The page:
SSS tolerates penalties on delinquent loans
The Social Security System (SSS) has launched a new Penalty Forgiveness Program to help members settle their delinquent loans.
SSS President and CEO Michael Regino urged members with unpaid short-term loans to take advantage of the penalty forgiveness program.
SSS members who are eligible for the Penalty Waiver Program are those who have outstanding payroll loans, including the Early Renewal Payroll Loan Program, Disaster Loan, Emergency Loan, and restructured loan.
“We continuously offer Loan Penalty Waiver Programs to help our members settle their loan balances without penalties and regain their good standing with the SSS,” Regino explained.
Under the program, SSS will combine principal and interest from a member’s delinquent short-term loans into one consolidated loan, while any outstanding penalties will be consolidated and tolerated upon full payment of the consolidated loan.
Interested members must meet the requirements to be eligible for the program. They must have an outstanding short-term member loan at the time of their application, not have received any terminal benefits such as permanent total disability or retirement, not have been disqualified due to fraud committed against the SSS and have an active My SSS account.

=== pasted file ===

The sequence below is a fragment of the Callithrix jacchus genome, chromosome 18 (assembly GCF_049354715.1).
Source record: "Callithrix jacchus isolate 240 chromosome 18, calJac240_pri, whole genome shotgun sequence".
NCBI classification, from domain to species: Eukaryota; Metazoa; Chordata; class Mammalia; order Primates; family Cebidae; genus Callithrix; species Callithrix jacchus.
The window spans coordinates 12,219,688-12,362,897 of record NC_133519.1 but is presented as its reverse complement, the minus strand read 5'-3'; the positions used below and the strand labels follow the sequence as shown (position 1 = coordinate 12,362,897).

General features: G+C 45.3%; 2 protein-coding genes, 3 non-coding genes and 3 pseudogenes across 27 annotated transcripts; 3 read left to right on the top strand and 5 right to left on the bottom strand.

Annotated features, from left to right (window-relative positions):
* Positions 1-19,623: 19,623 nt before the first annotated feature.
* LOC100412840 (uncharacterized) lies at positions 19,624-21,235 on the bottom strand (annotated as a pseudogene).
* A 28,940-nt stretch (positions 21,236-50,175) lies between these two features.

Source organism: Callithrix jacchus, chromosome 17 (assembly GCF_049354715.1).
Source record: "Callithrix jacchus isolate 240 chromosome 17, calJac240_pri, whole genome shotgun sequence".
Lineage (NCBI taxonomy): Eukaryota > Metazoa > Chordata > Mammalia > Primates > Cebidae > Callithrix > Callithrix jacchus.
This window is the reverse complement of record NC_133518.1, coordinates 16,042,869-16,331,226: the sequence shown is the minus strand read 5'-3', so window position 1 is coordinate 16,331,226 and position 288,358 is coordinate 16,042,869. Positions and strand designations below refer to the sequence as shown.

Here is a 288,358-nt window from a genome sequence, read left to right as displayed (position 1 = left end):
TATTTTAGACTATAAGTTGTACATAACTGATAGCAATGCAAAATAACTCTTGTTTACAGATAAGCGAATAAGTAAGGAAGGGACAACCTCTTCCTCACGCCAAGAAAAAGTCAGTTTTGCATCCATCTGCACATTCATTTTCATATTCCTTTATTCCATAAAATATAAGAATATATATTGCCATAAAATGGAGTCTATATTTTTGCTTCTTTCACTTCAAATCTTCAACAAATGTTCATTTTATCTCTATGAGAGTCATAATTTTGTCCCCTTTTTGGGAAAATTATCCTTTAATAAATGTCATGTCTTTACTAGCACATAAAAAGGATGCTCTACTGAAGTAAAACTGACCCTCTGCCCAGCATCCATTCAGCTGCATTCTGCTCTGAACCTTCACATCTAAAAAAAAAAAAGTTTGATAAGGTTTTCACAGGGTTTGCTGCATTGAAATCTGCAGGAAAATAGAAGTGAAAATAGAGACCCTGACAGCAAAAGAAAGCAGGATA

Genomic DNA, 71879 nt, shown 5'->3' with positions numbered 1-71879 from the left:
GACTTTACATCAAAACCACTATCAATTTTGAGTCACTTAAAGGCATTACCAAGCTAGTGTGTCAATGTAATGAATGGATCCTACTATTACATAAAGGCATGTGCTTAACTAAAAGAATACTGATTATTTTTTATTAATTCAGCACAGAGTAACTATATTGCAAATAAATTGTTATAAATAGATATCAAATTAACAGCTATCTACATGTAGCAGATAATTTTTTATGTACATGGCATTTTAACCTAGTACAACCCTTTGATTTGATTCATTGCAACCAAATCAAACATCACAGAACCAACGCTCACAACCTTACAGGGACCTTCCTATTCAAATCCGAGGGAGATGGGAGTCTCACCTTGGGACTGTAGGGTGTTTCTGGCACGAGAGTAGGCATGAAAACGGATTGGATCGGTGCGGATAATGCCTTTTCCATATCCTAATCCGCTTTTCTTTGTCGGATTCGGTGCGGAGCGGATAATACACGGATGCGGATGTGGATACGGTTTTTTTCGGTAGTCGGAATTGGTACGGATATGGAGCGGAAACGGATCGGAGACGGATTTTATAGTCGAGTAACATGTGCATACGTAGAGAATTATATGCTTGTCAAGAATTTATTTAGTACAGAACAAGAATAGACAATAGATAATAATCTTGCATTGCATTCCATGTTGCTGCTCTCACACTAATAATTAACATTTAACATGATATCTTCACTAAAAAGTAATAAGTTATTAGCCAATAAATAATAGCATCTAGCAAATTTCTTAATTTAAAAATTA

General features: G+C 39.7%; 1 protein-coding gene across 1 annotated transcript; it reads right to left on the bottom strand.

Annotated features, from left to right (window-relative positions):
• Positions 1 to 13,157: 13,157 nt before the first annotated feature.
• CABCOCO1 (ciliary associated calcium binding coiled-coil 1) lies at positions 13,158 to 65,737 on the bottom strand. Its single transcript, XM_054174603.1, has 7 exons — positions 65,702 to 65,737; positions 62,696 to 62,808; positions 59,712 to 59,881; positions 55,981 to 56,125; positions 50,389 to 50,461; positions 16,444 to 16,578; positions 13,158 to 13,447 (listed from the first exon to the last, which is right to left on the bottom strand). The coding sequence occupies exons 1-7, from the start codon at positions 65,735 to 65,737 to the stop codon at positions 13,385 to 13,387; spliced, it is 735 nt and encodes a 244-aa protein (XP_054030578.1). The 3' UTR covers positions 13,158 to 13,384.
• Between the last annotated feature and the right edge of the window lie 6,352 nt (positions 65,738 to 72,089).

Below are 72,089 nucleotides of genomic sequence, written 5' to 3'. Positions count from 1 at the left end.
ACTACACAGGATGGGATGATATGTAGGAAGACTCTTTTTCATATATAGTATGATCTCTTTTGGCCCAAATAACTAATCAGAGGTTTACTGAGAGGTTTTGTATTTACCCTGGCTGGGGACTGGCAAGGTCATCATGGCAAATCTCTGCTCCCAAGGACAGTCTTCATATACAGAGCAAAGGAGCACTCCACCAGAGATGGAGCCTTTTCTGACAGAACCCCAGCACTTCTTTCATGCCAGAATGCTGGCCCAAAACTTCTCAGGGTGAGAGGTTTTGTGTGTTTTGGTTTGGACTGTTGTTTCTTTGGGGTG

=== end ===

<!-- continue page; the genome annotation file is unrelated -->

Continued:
Regino said members can pay their consolidated loan in a single payment within 30 calendar days of receiving notice of approval or they can also choose to pay in installments.
Under the installment program, members must make a down payment equivalent to at least 10% of the consolidated loan within 30 calendar days of receiving notice of approval.
They could pay the remaining balance for up to 60 months, depending on the amount.
“We want to collect overdue loans from our members. However, we also recognize that the pandemic has significantly affected the livelihoods of many of them,” Regino said.
“At this point they might already be able to pay their loan obligations. Therefore, we have designed this consolidated program to help them settle their loan obligations by tolerating penalties and offering flexible payment terms,” he added.